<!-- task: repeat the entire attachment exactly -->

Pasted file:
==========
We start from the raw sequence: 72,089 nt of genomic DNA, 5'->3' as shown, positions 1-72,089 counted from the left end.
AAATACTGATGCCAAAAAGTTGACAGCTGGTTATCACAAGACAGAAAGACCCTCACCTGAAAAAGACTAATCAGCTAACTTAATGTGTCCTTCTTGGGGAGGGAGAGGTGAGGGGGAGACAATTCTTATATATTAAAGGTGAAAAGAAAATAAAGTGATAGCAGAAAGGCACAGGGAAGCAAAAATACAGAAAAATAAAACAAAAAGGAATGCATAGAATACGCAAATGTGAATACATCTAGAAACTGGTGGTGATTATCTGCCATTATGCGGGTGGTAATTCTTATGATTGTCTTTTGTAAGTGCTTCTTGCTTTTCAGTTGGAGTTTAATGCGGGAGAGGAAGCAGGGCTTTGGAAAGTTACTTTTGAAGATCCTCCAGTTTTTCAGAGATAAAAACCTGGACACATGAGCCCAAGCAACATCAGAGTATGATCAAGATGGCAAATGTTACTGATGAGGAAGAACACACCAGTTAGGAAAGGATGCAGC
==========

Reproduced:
We start from the raw sequence: 72,089 nt of genomic DNA, 5'->3' as shown, positions 1-72,089 counted from the left end.
AAATACTGATGCCAAAAAGTTGACAGCTGGTTATCACAAGACAGAAAGACCCTCACCTGAAAAAGACTAATCAGCTAACTTAATGTGTCCTTCTTGGGGAGGGAGAGGTGAGGGGGAGACAATTCTTATATATTAAAGGTGAAAAGAAAATAAAGTGATAGCAGAAAGGCACAGGGAAGCAAAAATACAGAAAAATAAAACAAAAAGGAATGCATAGAATACGCAAATGTGAATACATCTAGAAACTGGTGGTGATTATCTGCCATTATGCGGGTGGTAATTCTTATGATTGTCTTTTGTAAGTGCTTCTTGCTTTTCAGTTGGAGTTTAATGCGGGAGAGGAAGCAGGGCTTTGGAAAGTTACTTTTGAAGATCCTCCAGTTTTTCAGAGATAAAAACCTGGACACATGAGCCCAAGCAACATCAGAGTATGATCAAGATGGCAAATGTTACTGATGAGGAAGAACACACCAGTTAGGAAAGGATGCAGC